A path along an extremely narrow street with a balcao so low (Victor had to mind his head because some parts were really Sooo low :P) led us to what one may describe as a hidden gem. I definitely wouldn’t have found it if I didn’t know that it had existed. In-front of us was an antique yet functional gorgeous hole in the wall bakery. It had a Portuguese name: 31 de Janeiro which translates to 31st January (which was actually the day that Portugal attained independence from Spain ). The scent of the freshly baked bread and that of the spread of Goan sweets filled the air and I instantly felt hungry. I entered the dimly lit room and quickly scanned the place. There was no sitting area inside but just a counter and tons of snacks. There was a lady behind the the counter and a door behind her with 3 men chirpily and effortlessly going about their day baking fresh bread. The lady behind the counter was so sweet and friendly and the the items on display looked so unique that I bought one of everything. (I’m working on another post for the best local snacks and sweets so I will spare those details for now). I stepped outside with a big bag of Goan treats, and along with the boys, sat on the porch and savoured a few. They were ‘delicioso'! They were literally so tasty that I ended up going back the next day to buy more.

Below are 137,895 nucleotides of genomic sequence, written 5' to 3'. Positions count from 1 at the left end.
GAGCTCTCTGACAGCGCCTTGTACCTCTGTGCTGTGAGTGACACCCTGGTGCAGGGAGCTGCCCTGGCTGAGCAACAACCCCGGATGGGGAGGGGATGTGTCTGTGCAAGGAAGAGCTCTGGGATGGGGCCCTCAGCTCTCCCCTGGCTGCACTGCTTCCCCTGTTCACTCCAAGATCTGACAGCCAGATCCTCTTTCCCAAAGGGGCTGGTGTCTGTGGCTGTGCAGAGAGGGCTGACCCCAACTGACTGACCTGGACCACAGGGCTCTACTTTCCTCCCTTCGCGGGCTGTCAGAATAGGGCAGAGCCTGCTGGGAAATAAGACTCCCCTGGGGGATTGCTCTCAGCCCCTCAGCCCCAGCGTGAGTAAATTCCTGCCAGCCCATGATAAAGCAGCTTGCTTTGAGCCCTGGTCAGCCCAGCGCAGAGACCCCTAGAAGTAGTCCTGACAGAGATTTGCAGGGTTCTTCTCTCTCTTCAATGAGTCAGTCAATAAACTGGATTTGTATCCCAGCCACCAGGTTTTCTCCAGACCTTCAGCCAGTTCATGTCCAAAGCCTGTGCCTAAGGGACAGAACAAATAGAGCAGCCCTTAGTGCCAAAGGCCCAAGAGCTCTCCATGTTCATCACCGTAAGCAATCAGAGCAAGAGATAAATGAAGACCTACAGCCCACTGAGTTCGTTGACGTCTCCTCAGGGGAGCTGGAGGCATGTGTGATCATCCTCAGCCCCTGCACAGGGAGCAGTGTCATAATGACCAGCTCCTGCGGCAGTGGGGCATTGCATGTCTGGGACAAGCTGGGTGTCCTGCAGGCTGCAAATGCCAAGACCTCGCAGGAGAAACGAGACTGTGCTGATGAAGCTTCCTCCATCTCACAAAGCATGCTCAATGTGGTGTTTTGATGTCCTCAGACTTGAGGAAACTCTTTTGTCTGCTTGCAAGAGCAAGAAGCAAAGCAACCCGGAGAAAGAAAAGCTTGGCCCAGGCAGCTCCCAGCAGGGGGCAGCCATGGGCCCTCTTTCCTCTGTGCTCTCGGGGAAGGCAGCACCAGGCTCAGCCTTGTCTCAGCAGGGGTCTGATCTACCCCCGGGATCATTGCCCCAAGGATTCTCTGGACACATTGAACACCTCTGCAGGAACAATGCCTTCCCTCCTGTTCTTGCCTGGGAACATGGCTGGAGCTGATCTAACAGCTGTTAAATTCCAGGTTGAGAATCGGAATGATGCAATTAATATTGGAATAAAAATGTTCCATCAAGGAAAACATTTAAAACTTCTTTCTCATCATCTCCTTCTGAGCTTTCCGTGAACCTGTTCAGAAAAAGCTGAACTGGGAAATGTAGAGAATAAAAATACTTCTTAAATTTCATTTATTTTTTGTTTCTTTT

The entire walk has so many Instagram worthy places. Omg! It is a photographers heaven. Coloured steps.. murals.. graffiti.. Azulejos.. bright and colourful beautifully architectured houses and of course the church. I definitely had my share of modelling around for fun shots for Gram while Victor did the hard work of holding all the bags and photographing me. Did I mention that the St. Sebastian Chapel is also a beautiful location for a photo?. It has a white exterior which perfectly stands out in the presence of the vibrantly cololured neighborhood. And the crucifix inside also has a secret behind it. (Ask around to know what it is when you pay a visit to the place)
Well, while looking at the exteriors of the myriad houses we couldn’t help but wonder what the inside would look like!
Well fortunately for us Leroy managed to get us invited to the house of Mr Aires Andrade whose family is one of the original families of the area. The house was incredibly wonderful and was filled with ancient treasures. I particularly loved the concept behind the oyster shell windows and was as excited as baby when I discovered the holes in the wall that were used for guns in the old times.
We visited a few coffee shops after that (I suggest that you sit by the window so that you can people watch :P) My favourite one was Bombay Coffee Roasters which was also a bag packers hotel and had a beautiful mural painted on the exterior of one of its walls. This place had a lot of books that you could read and had wifi as well which was awesome.
These are just a few of my experiences. There are a lot more things to do in Fontainhas. Like I said before you just need to wear some comfortable shoes and have an open mind. And maybe you can wear a hat too to get you in the Indiana Jones character (also because it can be really hot in the afternoon).
I hope you have already started planning your trip to Goa right this second and I hope that you uncover one of Fontainhas’ many secrets. To have a similar experience like Victor and I did, you don't have to look too far, just go buy yourself a ticket at soul travelling ( https://www.soultravelling.in/tours/explore-panaji-64007) for just Rs.499 and explore every nook and corner of this incredible place.